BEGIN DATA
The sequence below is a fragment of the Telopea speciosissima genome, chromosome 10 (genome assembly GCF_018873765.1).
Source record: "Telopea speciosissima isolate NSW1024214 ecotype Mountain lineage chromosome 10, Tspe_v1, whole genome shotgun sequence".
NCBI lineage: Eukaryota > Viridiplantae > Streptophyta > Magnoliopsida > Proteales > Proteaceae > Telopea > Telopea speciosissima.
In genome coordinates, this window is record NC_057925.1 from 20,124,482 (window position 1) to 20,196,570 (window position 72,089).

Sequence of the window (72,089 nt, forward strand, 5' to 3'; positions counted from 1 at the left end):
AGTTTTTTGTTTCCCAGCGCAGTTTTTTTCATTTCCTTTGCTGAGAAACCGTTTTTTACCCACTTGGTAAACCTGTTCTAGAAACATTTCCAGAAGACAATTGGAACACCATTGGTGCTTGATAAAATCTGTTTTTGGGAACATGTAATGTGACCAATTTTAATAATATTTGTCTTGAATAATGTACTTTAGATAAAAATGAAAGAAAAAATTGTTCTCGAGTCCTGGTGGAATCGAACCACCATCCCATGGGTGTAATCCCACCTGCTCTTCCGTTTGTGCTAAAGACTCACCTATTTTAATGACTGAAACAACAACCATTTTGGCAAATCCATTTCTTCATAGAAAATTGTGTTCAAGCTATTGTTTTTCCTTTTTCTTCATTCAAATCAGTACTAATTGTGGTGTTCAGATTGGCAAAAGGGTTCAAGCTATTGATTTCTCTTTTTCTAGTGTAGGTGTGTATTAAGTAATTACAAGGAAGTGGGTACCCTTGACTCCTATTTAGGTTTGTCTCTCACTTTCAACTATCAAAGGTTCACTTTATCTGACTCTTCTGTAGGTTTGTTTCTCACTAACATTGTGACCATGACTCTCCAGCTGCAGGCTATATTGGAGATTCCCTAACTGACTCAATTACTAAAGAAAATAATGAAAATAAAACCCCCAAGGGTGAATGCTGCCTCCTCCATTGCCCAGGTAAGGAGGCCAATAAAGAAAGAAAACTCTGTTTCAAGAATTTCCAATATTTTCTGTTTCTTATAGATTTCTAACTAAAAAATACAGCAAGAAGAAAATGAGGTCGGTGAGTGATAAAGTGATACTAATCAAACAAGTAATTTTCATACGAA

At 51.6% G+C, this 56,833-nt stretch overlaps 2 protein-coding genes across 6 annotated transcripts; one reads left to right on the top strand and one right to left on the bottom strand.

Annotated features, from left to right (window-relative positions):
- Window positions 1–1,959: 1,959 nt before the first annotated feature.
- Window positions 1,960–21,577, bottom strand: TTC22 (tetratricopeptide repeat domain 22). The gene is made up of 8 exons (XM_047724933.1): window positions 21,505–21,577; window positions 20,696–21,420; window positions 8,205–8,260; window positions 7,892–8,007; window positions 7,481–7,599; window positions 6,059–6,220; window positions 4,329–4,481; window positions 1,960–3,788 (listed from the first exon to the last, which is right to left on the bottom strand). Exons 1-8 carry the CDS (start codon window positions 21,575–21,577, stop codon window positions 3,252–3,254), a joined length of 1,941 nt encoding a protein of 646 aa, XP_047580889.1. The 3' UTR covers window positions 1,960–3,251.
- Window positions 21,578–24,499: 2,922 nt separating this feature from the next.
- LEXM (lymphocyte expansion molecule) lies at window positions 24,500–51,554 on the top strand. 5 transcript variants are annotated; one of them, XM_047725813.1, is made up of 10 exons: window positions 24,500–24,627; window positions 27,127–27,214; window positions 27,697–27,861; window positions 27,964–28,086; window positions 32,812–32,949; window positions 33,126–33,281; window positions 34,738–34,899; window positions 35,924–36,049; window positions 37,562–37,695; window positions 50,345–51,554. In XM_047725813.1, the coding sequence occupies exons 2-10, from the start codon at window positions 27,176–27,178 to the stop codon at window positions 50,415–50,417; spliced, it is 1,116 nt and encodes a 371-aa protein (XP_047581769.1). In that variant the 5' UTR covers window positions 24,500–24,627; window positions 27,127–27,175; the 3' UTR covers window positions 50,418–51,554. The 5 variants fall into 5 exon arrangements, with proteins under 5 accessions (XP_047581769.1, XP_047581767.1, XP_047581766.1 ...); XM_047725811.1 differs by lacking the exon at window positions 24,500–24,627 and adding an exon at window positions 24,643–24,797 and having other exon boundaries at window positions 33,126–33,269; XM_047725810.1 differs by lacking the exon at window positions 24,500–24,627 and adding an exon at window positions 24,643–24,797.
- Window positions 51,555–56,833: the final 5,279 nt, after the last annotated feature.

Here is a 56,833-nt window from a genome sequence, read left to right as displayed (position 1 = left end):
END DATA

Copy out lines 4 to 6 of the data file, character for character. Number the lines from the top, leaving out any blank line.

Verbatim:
In genome coordinates, this window is record NC_057925.1 from 20,124,482 (window position 1) to 20,196,570 (window position 72,089).

Sequence of the window (72,089 nt, forward strand, 5' to 3'; positions counted from 1 at the left end):
AGTTTTTTGTTTCCCAGCGCAGTTTTTTTCATTTCCTTTGCTGAGAAACCGTTTTTTACCCACTTGGTAAACCTGTTCTAGAAACATTTCCAGAAGACAATTGGAACACCATTGGTGCTTGATAAAATCTGTTTTTGGGAACATGTAATGTGACCAATTTTAATAATATTTGTCTTGAATAATGTACTTTAGATAAAAATGAAAGAAAAAATTGTTCTCGAGTCCTGGTGGAATCGAACCACCATCCCATGGGTGTAATCCCACCTGCTCTTCCGTTTGTGCTAAAGACTCACCTATTTTAATGACTGAAACAACAACCATTTTGGCAAATCCATTTCTTCATAGAAAATTGTGTTCAAGCTATTGTTTTTCCTTTTTCTTCATTCAAATCAGTACTAATTGTGGTGTTCAGATTGGCAAAAGGGTTCAAGCTATTGATTTCTCTTTTTCTAGTGTAGGTGTGTATTAAGTAATTACAAGGAAGTGGGTACCCTTGACTCCTATTTAGGTTTGTCTCTCACTTTCAACTATCAAAGGTTCACTTTATCTGACTCTTCTGTAGGTTTGTTTCTCACTAACATTGTGACCATGACTCTCCAGCTGCAGGCTATATTGGAGATTCCCTAACTGACTCAATTACTAAAGAAAATAATGAAAATAAAACCCCCAAGGGTGAATGCTGCCTCCTCCATTGCCCAGGTAAGGAGGCCAATAAAGAAAGAAAACTCTGTTTCAAGAATTTCCAATATTTTCTGTTTCTTATAGATTTCTAACTAAAAAATACAGCAAGAAGAAAATGAGGTCGGTGAGTGATAAAGTGATACTAATCAAACAAGTAATTTTCATACGAA